Friday, December 16, 2022

Reading in November 2022


I read six books in November, all fiction. Two of the books were originally published in the early 1950s, two in 2018 and two in 2022, so I am still reading more recently published books than older books. I very seldom read a book in the same year it is published. I was very happy with all six books.


Some Tame Gazelle (1950) by Barbara Pym

This is the first book I have read by Barbara Pym. At first I was a little underwhelmed because it was so quiet and a bit repetitive. But it grew on me and I began to enjoy the characters. I will be reading another book by Pym. If anyone has any favorites, I would love suggestions.

Crime Fiction

Nine Perfect Strangers (2018) by Liane Moriarty

I don't know if this really fits the crime fiction category, but it does involve a crime and it reads at times like a thriller.  It was my first read of the month and it was a 5 star read for me. My review here

The Bullet That Missed (2022) by Richard Osman

This is the third book in The Thursday Murder Club series. I liked it just as well as the second book, The Man Who Died Twice, which I reviewed here. I love the main characters, and there are a number of secondary characters who are also well defined. I like the way those people continue in following books. The story is told mostly in present tense, third person, from various viewpoints.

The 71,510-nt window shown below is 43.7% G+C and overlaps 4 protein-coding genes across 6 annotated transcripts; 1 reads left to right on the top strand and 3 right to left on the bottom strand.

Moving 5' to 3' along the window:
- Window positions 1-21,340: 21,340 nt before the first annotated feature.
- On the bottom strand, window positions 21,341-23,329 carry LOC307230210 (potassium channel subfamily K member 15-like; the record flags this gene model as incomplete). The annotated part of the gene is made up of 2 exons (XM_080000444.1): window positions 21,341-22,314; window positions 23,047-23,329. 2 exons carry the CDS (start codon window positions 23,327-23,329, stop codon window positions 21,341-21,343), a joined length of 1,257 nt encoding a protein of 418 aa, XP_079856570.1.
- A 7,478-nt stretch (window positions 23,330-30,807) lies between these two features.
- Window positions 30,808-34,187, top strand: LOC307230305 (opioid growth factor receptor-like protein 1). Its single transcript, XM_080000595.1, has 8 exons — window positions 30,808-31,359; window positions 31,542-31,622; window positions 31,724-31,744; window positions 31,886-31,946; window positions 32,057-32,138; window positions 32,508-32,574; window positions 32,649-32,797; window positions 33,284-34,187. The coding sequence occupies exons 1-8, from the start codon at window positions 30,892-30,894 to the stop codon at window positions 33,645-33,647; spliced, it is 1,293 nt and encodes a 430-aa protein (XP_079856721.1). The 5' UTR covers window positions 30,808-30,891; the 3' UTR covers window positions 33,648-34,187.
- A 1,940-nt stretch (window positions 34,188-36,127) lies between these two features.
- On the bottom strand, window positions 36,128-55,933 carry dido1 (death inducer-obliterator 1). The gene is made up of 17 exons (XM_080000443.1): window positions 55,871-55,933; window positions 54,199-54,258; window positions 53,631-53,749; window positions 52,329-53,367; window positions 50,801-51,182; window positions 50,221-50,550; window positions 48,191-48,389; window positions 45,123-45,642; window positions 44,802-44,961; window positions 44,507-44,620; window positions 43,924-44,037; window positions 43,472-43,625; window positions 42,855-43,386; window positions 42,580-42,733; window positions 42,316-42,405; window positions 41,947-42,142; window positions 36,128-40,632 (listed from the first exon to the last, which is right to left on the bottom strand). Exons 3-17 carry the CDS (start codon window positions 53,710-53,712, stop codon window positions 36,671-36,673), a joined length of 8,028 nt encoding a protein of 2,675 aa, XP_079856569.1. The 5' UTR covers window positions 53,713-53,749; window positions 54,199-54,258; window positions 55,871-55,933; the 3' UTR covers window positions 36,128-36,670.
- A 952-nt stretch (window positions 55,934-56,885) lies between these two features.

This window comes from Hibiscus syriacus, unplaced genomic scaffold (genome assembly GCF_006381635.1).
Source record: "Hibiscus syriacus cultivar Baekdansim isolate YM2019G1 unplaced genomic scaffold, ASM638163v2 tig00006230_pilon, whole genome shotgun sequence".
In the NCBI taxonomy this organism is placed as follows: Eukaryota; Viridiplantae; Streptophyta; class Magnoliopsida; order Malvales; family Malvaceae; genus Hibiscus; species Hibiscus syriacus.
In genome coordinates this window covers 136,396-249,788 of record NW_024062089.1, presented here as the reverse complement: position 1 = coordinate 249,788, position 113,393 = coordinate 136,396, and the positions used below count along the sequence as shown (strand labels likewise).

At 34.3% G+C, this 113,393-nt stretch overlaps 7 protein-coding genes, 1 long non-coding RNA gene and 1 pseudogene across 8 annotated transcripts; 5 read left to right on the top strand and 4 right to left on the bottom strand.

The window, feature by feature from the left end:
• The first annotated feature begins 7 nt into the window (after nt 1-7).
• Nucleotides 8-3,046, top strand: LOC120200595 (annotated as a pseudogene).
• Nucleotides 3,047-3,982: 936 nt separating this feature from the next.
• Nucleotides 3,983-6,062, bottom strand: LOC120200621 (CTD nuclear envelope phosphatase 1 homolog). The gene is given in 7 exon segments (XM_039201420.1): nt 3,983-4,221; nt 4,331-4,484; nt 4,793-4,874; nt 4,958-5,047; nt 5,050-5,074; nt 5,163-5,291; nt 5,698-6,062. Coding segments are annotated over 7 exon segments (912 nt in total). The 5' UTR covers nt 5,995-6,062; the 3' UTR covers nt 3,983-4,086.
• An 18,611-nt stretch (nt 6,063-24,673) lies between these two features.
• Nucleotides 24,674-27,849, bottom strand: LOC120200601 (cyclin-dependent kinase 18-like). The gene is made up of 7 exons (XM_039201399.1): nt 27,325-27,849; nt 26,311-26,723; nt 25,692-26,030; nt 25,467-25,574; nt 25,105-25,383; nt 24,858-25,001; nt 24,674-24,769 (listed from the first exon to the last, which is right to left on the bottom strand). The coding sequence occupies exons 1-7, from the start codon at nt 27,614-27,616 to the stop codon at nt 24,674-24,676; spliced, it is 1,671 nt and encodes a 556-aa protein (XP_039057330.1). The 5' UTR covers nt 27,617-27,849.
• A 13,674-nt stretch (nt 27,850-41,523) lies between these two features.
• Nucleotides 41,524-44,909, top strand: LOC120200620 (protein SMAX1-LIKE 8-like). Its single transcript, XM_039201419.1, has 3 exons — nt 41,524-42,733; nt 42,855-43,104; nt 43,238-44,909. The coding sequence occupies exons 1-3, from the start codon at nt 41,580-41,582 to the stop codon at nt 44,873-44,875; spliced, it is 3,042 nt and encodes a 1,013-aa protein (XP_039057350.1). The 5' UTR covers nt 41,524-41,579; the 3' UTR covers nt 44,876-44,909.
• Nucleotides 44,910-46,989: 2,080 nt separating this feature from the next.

A Pocket Full of Rye (1953 by Agatha Christie

This is a Miss Marple mystery (#6 out of 12 novels) that I had not heard much about so I was surprised to like it quite so much as I did. It was a while since I had read one of the Miss Marple books, and I especially noticed the usual behaviors that Miss Marple exhibits: the knitting, the chats with various suspects or witnesses, and the comparisons to people in St. Mary Mead. It has a family full of (mostly) nasty people and I felt sorry for everyone related to them. And the edition I read was this one with the lovely new cover with bright colors, flowers and a tea cup.

The Maid (2022) by Nita Prose

Molly Gray is a maid in a large hotel, and she loves her job. She doesn't really fit in with the people she works with although she tries hard. She lives alone since her grandmother died and struggles with social skills. I enjoyed the book very much. Nita Prose is a Canadian author and this was her debut novel. My review here.

Safe Houses (2018) by Dan Fesperman

I love espionage fiction so this book was a comfort read for me. The story is told in two time lines, one set in Berlin, 1979, and other in 2014, in Maryland, USA. I especially enjoyed the parts set in 1979 because that was a very big year in my life, and I was close to the age of the female protagonist at that time. It is the first of a trilogy about Claire Saylor, who doesn't even show up until later in the book. I loved it.